Earlier this month, the Baseball Hall of Fame announced the ten names on the Today’s Game Ballot. A group of 16 will vote on the ballot and results will be announced January 22, 2019. Twelve votes are needed to be elected.
The ballot includes six players, one owner, and three managers. The managers on the ballot are Davey Johnson, Charlie Manuel, and Lou Piniella.
Let’s look at the record of each of the three managers:
Davey Johnson … 1372-1071 .562
Charlie Manuel … 1000-826 .548
Lou Piniella … 1835-1713 .517
Wins Above .500
Davey Johnson … 301
Charlie Manuel … 174
Lou Piniella … 122
Davey Johnson … 1 World Series, 1 Pennant, 6 Division titles
Charlie Manuel … 1 World Series, 2 Pennants, 6 Division titles
Lou Piniella … 1 World Series, 1 Pennant, 6 Division titles
Johnson has the highest winning percentage and despite managing more than 1,000 fewer games than Piniella, he also finished more games over .500 for his career.
The three managers on the Hall of Fame ballot have similar postseason accomplishments, all of them won a single World Series title and six division titles. Manuel is the only one to win two pennants, and he also has the best postseason winning percentage of the three.
Now let’s compare Johnson to the greatest managers in baseball history.
Most Games Above .500
- John McGraw … 815
- Joe McCarthy … 792
- Bobby Cox … 503
- Walter Alston … 427
- Fred Clarke … 421
- Earl Weaver … 420
- Al Lopez … 406
- Tony La Russa … 363
- Sparky Anderson … 360
- Billy Southworth … 340
- Joe Torre … 329
- Davey Johnson … 301
- Leo Durocher … 299
- Frank Chance … 298
- Miller Huggins … 279
- Billy Martin … 240
- Terry Francona … 234
- Dusty Baker … 227
- Mike Scioscia … 222
- Charlie Grimm … 220
The point of ranking managers by games above .500 is to measure success beyond winning percentage. A manager can have a higher winning percentage on fewer games, but games above .500 shows us successful managers who managed a significant time.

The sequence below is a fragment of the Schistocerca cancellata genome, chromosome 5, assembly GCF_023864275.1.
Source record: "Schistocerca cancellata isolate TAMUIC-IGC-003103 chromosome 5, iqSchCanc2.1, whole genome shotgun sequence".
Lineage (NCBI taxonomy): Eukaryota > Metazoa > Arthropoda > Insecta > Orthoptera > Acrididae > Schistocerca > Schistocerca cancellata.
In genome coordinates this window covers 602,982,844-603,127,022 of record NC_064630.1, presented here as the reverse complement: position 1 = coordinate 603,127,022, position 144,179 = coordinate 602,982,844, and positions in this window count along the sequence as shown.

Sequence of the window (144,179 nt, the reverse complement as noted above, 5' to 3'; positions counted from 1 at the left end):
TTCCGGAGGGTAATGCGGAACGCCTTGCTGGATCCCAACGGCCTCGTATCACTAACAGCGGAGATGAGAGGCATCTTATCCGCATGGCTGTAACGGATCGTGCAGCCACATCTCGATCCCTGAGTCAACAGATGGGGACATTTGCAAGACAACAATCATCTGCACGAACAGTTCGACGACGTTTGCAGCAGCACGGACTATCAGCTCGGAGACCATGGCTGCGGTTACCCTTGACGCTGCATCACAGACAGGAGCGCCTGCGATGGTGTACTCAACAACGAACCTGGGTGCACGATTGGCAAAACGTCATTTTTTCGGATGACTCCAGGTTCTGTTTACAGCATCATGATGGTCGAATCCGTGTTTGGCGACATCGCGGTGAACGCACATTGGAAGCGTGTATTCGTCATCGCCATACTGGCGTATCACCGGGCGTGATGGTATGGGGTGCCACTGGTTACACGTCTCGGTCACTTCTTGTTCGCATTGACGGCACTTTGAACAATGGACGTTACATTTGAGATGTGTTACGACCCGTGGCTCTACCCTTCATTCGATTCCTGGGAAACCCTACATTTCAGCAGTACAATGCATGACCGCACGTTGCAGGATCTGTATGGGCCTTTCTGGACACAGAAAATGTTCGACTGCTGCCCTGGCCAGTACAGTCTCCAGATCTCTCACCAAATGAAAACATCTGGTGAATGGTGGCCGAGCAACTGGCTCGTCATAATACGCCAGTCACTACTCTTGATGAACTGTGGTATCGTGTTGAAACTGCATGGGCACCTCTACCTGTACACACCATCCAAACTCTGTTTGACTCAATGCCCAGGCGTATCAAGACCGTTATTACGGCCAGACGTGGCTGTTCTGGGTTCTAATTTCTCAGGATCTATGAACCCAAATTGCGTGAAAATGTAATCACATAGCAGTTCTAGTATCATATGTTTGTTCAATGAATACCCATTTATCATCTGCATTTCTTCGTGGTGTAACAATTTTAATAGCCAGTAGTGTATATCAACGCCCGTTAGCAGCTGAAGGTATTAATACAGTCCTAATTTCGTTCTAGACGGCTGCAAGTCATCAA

Among the managers on that list, only Al Lopez and Billy Martin managed fewer games than Johnson, yet he ranks twelfth all-time among managers since 1900.
Highest Winning Percentage, 2,000 or more games
- Joe McCarthy … .615
- John McGraw … .586
- Al Lopez … .584
- Earl Weaver … .583
- Fred Clarke … .576
- Davey Johnson … 562
- Walter Alston … 558
- Bobby Cox … 556
- Miller Huggins … 555
- Billy Martin … .553
- Charlie Grimm … 547
- Sparky Anderson … .545
- Hughie Jennings … .543
- Joe Maddon … .541
- Leo Durocher … .540
- Terry Francona … .540
- Joe Cronin … .540
- Danny Murtaugh … .540
- Joe Torre … .538
- Tony La Russa … .536
Of the managers on both of these lists, only three are not in the Hall of Fame: Billy Martin, Terry Francona, and Davey Johnson. And Johnson is more games above .500 and has a higher career winning percentage than Martin and Francona.
Johnson won 56% of his games, a rate that ranks in 10th all-time among managers with at least 1,000 victories, sixth among those who managed a minimum of 2.000 games. His winning percentage is higher than that of Hall of Fame managers Walter Alston, Sparky Anderson, and Tommy Lasorda. It’s higher than that of Bobby Cox.
Every manager in the top ten in winning percentage is in the Hall of Fame other than Johnson and Billy Martin. Johnson ranking sixth all-time in winning percentage is his best argument for enshrinement. He won, and he won a lot. Johnson managed 13 full seasons and in more than half of them (seven) he won 90 or more games. He’s one of only five managers to lead as many as three franchises to 90 wins in a season.
Most Teams Led to the Postseason
- Billy Martin … 4 (Twins, Tigers, Yankees, A’s)
Davey Johnson … 4 (Mets, Reds, Orioles, Nationals)
Dusty Baker … 4 (Giants, Cubs, Reds, Nationals)
- Bill McKechnie … 3 (Pirates, Cardinals, Reds)
Dick Williams … 3 (Red Sox, A’s, Padres)
Buck Showalter … 3 (Yankees, Diamondbacks, Orioles)
Lou Piniella … 3 (Reds, Mariners, Cubs)
Among the seven managers who led three or more teams to the postseason, Davey Johnson has the highest career winning percentage.
Johnson posted winning records with five different franchises. He won the Manager of the Year Award twice and 100 games twice. In his 13 full seasons he finished first or second 12 times and had a winning record in 12 of them.
If the Hall of Fame voters are going to elect a manager in 2019, the obvious choice, the best candidate, is Davey Johnson.